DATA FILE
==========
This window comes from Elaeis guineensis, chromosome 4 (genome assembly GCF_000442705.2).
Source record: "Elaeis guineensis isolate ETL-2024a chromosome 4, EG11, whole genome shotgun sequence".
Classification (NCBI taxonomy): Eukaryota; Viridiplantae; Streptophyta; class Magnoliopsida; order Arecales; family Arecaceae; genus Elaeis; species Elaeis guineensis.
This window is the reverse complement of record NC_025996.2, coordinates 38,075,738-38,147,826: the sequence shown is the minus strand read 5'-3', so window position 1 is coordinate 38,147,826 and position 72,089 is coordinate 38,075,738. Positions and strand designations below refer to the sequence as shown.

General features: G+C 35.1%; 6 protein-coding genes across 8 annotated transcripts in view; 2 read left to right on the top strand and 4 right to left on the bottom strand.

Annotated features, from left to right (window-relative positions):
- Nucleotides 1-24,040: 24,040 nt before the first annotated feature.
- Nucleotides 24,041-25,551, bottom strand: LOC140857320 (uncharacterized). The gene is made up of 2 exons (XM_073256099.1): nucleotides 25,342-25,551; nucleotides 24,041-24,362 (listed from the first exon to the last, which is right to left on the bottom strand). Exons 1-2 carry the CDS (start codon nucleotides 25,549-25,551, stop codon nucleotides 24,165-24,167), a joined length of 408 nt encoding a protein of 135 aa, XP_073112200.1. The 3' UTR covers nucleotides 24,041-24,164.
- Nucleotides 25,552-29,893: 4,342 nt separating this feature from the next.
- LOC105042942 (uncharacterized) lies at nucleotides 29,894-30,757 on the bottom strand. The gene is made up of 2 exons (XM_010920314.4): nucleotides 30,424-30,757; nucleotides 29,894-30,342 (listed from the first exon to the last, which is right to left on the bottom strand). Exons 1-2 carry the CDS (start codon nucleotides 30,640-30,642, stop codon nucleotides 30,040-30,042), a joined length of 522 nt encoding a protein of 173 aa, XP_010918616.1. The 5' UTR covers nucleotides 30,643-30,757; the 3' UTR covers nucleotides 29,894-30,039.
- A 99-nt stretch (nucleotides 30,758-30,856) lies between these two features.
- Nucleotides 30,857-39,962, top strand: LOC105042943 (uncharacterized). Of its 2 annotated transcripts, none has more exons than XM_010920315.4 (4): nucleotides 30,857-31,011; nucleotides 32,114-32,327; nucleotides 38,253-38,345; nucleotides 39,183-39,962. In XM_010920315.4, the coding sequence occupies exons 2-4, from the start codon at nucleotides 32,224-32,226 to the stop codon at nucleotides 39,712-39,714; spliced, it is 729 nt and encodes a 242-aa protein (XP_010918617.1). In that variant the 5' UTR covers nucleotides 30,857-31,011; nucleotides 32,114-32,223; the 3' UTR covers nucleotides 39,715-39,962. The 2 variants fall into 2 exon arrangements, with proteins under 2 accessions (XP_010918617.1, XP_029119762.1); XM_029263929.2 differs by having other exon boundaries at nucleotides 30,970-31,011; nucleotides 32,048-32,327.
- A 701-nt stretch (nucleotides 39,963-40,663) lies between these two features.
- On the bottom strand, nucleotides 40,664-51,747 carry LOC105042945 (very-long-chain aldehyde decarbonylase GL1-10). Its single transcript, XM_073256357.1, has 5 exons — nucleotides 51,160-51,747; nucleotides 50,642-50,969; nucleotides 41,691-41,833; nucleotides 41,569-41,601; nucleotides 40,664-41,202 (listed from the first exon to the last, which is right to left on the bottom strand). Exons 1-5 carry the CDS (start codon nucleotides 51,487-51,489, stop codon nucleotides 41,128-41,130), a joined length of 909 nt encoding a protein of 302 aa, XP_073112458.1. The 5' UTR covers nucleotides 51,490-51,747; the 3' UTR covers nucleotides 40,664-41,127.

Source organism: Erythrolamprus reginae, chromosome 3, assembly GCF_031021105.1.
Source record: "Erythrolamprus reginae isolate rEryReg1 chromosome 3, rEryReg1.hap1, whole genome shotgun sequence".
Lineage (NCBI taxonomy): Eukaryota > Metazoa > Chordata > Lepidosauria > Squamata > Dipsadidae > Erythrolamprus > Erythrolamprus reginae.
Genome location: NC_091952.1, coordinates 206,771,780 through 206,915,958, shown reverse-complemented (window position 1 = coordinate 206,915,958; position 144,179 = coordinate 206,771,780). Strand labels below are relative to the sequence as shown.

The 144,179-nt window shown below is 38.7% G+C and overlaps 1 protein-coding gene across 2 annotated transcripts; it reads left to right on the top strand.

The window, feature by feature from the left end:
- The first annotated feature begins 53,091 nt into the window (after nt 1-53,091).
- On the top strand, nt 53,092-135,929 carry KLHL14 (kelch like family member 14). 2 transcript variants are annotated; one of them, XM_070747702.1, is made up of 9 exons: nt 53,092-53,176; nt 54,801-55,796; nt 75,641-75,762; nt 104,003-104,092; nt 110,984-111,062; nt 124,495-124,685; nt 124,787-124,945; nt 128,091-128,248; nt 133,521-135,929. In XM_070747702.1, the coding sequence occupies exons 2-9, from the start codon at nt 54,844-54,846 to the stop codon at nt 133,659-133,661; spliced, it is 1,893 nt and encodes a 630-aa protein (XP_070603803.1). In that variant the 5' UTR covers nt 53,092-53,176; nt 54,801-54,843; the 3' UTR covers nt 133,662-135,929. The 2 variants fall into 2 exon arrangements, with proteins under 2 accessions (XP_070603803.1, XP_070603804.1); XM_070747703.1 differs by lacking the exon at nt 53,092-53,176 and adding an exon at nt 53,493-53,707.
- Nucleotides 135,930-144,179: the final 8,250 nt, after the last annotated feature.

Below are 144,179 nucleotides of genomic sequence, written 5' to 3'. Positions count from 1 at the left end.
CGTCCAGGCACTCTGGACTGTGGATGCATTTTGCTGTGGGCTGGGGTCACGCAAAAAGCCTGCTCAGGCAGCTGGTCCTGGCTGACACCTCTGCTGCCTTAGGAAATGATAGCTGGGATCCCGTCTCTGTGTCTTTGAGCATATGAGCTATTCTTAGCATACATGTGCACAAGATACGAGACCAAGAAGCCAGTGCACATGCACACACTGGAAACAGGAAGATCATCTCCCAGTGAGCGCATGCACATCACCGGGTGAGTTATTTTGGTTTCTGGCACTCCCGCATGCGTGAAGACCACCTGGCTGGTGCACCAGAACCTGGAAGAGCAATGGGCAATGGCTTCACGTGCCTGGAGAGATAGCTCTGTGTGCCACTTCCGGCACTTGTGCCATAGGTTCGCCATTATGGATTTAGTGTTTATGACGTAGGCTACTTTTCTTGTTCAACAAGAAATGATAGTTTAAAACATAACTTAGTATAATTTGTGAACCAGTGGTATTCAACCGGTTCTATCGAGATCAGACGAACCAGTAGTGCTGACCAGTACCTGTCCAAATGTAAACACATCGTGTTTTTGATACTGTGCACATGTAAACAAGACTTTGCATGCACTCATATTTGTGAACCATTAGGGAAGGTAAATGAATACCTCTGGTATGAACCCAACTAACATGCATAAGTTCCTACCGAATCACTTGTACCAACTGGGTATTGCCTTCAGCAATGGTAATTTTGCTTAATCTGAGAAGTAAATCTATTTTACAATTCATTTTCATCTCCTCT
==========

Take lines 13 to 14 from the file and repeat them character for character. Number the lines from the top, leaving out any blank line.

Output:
- A 701-nt stretch (nucleotides 39,963-40,663) lies between these two features.
- On the bottom strand, nucleotides 40,664-51,747 carry LOC105042945 (very-long-chain aldehyde decarbonylase GL1-10). Its single transcript, XM_073256357.1, has 5 exons — nucleotides 51,160-51,747; nucleotides 50,642-50,969; nucleotides 41,691-41,833; nucleotides 41,569-41,601; nucleotides 40,664-41,202 (listed from the first exon to the last, which is right to left on the bottom strand). Exons 1-5 carry the CDS (start codon nucleotides 51,487-51,489, stop codon nucleotides 41,128-41,130), a joined length of 909 nt encoding a protein of 302 aa, XP_073112458.1. The 5' UTR covers nucleotides 51,490-51,747; the 3' UTR covers nucleotides 40,664-41,127.